TCP/IP: The Internet Layer Protocol
The Internet Layer
The Internet layer in the TCP/IP reference model is responsible for transferring data between the source and destination computers. The Internet layer accepts data from the Transport layer and passes the data to the Network Interface layer. The following are the functions of the Internet layer:
Transmitting data to the Network Interface layer.
Routing the data to the correct destination. This layer takes care of sending the data through the shortest route if more than one route is available. In addition, if a route through which a datagram is to be sent has problems, the datagram is sent through an alternate route.
The path taken by a datagram to reach the destination is called the route.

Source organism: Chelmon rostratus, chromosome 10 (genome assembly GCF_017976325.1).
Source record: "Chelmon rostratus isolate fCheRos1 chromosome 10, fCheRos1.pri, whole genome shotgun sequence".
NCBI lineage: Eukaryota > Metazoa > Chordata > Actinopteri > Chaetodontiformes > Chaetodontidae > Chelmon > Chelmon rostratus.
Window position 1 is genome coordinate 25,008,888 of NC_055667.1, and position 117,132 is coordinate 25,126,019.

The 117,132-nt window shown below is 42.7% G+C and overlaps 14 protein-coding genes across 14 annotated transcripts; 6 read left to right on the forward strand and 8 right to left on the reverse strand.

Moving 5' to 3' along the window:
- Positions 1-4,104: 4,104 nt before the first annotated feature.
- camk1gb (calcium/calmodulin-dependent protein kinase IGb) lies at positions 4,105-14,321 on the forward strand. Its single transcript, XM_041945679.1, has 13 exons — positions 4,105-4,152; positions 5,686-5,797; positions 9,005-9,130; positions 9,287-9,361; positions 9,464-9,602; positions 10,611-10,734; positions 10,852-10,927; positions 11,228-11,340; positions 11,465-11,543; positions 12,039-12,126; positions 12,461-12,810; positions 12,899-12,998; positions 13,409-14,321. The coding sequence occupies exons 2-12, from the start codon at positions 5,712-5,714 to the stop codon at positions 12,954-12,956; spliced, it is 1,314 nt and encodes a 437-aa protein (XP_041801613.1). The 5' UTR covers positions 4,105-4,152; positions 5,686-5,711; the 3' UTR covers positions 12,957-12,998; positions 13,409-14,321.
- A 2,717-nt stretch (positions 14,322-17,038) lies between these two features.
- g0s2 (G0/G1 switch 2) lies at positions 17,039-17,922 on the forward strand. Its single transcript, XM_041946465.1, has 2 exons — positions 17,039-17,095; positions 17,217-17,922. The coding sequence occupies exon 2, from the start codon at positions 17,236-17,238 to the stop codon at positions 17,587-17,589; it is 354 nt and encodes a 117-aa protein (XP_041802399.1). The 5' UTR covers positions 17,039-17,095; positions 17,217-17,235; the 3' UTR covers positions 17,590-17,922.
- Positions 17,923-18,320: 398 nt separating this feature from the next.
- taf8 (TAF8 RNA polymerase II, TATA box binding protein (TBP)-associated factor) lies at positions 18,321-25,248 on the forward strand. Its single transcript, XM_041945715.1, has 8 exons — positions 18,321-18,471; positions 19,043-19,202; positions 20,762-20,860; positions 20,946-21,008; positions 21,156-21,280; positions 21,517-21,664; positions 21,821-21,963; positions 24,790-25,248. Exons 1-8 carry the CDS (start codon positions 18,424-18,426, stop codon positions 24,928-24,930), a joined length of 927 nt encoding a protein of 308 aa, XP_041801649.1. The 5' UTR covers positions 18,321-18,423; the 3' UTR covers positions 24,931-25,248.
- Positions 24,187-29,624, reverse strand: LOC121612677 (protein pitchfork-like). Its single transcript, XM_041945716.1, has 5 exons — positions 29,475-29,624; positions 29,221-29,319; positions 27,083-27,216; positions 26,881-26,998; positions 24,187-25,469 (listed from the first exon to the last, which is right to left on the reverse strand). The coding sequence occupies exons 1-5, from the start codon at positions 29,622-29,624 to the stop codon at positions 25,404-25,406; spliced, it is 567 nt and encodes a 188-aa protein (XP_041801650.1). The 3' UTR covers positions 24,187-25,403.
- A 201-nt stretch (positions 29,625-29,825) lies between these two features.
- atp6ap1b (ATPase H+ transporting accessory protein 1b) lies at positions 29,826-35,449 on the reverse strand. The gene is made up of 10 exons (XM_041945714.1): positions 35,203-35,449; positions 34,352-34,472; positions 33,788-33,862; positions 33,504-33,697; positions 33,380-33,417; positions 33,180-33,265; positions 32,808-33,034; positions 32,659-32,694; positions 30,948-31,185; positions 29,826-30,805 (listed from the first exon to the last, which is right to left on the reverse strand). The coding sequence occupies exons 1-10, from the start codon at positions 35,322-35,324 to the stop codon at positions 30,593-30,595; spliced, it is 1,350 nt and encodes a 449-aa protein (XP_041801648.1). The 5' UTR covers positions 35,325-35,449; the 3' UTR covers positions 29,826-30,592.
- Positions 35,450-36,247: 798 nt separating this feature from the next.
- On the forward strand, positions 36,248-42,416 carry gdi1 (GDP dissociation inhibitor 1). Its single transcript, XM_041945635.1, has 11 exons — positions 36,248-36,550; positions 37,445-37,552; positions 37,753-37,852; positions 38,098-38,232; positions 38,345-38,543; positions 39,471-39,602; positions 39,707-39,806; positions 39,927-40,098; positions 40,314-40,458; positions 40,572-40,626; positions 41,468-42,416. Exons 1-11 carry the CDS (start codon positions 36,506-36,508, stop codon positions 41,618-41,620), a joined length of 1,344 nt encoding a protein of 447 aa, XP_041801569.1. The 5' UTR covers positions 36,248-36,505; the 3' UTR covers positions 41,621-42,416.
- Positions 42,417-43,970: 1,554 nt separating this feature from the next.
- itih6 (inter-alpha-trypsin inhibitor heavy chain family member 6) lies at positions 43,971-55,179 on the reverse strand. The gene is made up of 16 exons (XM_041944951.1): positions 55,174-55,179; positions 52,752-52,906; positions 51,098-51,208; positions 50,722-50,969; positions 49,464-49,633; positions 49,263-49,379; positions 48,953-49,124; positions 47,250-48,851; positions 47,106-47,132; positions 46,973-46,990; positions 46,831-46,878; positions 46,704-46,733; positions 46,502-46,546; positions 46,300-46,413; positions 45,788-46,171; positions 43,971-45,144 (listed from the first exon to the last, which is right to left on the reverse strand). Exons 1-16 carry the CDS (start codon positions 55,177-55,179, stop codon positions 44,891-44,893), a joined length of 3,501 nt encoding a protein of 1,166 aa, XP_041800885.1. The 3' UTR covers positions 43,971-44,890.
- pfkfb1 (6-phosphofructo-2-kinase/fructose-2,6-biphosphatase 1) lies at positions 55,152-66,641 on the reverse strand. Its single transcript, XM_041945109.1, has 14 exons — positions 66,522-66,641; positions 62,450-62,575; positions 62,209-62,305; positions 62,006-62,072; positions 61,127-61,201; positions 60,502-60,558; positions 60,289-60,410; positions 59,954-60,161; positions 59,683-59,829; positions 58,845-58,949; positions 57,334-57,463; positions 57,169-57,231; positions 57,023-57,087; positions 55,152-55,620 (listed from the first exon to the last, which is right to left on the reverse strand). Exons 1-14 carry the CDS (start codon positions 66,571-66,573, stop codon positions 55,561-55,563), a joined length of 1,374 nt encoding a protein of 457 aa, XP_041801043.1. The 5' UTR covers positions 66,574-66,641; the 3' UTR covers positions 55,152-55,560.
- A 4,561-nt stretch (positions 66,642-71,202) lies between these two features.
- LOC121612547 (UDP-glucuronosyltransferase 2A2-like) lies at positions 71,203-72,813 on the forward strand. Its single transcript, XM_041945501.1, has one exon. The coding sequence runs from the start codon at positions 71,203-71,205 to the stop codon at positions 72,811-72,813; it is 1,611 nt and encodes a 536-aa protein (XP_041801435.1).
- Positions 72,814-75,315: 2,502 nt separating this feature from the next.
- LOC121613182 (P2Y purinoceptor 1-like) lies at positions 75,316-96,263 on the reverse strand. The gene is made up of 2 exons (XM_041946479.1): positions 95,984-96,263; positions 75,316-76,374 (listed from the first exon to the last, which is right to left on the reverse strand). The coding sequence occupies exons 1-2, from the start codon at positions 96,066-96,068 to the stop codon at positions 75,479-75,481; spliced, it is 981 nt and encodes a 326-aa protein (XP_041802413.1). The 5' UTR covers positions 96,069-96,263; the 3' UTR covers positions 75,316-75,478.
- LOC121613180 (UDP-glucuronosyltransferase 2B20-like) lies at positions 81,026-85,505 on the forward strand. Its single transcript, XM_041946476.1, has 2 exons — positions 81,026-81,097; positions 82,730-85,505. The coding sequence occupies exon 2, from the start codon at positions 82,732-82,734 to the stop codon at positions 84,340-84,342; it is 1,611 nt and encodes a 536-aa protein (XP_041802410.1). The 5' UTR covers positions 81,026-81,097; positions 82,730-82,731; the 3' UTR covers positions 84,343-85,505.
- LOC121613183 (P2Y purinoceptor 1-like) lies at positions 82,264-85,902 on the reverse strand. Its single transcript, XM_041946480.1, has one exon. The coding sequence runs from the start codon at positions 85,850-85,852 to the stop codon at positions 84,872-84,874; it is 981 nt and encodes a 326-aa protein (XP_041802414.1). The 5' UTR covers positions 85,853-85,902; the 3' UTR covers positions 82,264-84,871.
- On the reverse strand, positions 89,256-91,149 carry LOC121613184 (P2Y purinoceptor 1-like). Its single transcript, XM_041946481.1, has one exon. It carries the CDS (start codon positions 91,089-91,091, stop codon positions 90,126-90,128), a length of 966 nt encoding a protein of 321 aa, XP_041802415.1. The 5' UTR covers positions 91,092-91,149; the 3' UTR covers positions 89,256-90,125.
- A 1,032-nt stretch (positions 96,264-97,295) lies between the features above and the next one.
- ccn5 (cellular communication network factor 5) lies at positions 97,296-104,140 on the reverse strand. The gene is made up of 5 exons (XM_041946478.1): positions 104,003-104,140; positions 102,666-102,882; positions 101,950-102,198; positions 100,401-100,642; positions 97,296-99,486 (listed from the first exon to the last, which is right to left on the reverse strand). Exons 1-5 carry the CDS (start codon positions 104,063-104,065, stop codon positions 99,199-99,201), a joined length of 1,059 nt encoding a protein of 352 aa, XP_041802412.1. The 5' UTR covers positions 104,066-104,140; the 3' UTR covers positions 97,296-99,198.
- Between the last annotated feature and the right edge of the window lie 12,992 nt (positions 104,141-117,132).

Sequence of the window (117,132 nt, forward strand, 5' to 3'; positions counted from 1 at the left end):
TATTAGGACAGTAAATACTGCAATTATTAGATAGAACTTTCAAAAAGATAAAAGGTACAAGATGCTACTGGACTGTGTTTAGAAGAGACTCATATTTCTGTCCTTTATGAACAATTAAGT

- Handling errors and fragmentation and reassembling, all of which are discussed in the sections that follow.
The protocols that operate in this layer are Internet Protocol (IP) and Internet Control Message Protocol (ICMP), shown in Figure 3.1. ICMP works with IP to handle errors in data transmission.
Figure 3.1 Internet Protocol and Internet Control Message Protocol operate from the Internet layer of the TCP/IP reference model.
The version of IP that is discussed in this book is called IPv4. IPv4 is the version of IP that was created to provide communication over a TCP/IP-based network. With the growing number of LANs and WANs, the address space that is provided by IPv4 is becoming insufficient. Moreover, requirements due to technological changes led to the creation of a new version of IP called IPv6.
To learn more about IPv6, see "IPv6," p. 403